The two-page business plan was approved, Linda got two years of funding and a wonderful young woman, Kathryn, came to help set up the centre, and within three or so years they had thirty staff and were thriving. So it was the right time. It was called the National Centre for Sustainability and they had other partners around Victoria and eventually partners in Perth and Cairns and in Mildura as well. “It was terrific and the nicest thing about working in sustainability and climate change,” Linda reflected, “was working with people who were passionate and caring. An extraordinary group of young people, all in their thirties; terrific people to work with. I have never had a better work environment.”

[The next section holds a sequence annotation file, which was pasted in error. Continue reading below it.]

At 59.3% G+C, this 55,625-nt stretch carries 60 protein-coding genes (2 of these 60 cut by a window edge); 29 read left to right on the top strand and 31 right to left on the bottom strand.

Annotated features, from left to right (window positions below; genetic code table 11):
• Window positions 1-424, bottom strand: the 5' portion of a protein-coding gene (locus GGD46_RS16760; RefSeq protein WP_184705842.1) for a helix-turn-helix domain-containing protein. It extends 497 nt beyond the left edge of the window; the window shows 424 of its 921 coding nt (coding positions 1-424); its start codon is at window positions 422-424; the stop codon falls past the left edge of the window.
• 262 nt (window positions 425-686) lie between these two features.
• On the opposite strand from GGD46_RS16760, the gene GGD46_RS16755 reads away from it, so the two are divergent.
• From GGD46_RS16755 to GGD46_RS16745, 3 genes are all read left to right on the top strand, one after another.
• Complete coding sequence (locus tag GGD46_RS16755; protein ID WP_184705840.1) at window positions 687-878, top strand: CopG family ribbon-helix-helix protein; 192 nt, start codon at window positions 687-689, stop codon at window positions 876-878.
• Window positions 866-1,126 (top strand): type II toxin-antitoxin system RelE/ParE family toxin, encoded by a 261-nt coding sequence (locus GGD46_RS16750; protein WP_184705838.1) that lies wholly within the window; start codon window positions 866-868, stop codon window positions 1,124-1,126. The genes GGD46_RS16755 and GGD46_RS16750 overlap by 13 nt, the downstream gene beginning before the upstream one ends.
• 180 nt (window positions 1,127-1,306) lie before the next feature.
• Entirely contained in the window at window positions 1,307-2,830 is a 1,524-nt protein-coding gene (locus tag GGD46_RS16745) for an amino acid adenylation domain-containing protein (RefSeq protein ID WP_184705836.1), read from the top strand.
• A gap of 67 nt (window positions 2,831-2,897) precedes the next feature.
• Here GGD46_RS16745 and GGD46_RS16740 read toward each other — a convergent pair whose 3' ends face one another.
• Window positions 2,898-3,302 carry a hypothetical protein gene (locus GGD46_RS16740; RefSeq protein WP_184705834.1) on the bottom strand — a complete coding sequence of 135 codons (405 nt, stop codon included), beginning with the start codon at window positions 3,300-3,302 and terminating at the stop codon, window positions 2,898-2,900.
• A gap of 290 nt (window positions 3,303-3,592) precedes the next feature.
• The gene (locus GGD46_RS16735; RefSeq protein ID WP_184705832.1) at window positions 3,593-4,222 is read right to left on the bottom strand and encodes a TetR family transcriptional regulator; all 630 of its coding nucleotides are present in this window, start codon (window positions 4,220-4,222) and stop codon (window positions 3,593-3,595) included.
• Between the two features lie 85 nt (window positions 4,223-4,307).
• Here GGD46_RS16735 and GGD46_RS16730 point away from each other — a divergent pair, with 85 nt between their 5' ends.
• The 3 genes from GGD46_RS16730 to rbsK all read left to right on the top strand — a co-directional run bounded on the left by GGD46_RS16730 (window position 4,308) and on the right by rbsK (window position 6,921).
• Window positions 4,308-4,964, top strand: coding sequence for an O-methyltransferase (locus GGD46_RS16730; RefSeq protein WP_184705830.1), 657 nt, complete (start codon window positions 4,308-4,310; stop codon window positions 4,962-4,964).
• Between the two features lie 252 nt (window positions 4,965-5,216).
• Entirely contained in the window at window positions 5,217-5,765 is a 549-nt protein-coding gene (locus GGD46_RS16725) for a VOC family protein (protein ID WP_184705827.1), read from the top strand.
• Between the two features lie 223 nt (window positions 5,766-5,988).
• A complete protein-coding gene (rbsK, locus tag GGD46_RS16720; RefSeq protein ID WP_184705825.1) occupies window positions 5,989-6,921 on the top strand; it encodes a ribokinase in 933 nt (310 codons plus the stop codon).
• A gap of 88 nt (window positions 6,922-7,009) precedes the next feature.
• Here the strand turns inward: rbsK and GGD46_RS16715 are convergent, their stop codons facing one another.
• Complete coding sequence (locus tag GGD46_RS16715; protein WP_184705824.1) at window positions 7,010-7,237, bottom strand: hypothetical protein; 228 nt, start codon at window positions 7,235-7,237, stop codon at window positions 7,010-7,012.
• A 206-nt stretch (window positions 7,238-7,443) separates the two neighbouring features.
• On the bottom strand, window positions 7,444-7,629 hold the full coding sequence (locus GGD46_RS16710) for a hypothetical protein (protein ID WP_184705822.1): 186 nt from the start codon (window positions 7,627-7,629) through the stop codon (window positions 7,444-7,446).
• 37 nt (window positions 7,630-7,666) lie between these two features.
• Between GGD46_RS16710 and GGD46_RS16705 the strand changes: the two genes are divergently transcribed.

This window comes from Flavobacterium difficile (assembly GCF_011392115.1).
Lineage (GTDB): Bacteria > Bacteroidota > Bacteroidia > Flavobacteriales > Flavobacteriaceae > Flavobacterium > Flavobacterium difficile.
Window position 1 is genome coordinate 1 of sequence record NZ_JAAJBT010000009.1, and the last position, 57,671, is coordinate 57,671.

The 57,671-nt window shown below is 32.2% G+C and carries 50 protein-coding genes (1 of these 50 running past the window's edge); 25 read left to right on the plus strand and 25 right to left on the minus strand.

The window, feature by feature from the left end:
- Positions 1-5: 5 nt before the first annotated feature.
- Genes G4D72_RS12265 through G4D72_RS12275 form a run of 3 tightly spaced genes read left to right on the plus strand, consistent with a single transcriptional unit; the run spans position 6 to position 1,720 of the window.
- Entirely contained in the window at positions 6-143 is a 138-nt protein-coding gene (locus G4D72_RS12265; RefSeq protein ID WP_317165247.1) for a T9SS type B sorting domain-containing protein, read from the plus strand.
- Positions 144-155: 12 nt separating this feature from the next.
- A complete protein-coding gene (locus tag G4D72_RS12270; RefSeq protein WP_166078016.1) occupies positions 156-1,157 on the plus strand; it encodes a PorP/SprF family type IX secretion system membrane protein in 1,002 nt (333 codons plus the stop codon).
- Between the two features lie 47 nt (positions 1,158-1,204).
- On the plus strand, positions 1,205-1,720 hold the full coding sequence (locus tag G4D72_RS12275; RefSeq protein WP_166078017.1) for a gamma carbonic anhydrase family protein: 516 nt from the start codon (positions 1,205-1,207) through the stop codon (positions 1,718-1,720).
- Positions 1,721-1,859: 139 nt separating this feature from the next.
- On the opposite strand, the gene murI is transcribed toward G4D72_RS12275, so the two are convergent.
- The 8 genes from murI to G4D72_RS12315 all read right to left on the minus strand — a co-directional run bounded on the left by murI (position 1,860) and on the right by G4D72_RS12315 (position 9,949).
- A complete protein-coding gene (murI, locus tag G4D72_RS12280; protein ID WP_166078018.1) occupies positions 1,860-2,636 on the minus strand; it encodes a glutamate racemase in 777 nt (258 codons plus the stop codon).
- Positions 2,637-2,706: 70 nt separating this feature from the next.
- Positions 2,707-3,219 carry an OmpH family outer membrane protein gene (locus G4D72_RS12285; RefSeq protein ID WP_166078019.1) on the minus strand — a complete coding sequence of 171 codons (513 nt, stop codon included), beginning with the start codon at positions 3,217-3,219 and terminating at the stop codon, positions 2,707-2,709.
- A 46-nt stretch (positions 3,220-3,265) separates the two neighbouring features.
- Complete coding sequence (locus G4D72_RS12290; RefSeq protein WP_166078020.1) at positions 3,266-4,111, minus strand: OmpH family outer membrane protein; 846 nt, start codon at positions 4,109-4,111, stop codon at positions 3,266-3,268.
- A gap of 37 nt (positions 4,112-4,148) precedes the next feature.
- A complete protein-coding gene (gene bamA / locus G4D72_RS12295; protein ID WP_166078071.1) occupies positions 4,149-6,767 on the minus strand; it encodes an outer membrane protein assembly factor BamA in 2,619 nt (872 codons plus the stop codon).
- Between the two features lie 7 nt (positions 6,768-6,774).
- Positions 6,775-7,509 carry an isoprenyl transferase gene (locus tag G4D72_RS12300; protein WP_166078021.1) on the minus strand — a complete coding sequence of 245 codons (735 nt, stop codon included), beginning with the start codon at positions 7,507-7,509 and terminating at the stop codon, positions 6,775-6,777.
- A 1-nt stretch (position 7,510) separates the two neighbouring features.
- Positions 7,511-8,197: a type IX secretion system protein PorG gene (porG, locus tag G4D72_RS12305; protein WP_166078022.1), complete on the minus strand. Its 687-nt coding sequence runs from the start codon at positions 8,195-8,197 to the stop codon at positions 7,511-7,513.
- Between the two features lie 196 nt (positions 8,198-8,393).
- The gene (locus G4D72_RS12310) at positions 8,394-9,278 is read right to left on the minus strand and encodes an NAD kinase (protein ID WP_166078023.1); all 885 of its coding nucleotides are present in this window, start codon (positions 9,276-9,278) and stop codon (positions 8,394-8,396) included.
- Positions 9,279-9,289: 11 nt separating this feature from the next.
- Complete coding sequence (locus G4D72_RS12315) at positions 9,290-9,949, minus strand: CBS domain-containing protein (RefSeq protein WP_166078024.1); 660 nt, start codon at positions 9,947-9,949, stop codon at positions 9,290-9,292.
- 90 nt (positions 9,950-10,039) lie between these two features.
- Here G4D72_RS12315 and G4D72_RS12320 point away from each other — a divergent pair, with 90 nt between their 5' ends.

She left that when she had a strong sense that if you are the innovator, after five or six years, you have got to let it go and give it over to someone else. She handed it across to a doctor who was known as a great researcher. She knew that with thirty staff you had to have a turnover of two or three million dollars and that was what they were managing with projects and grants and working with industry and communities and councils. “We did some great work.”

After that Linda worked with TAFE Directors Australia, with Pam Caven. Pam was the director for stakeholder engagement and policy development and Linda was the director for green skills network. “It was great working with Pam for a couple of years, and then I went out as a consultant and did some research work for various projects.”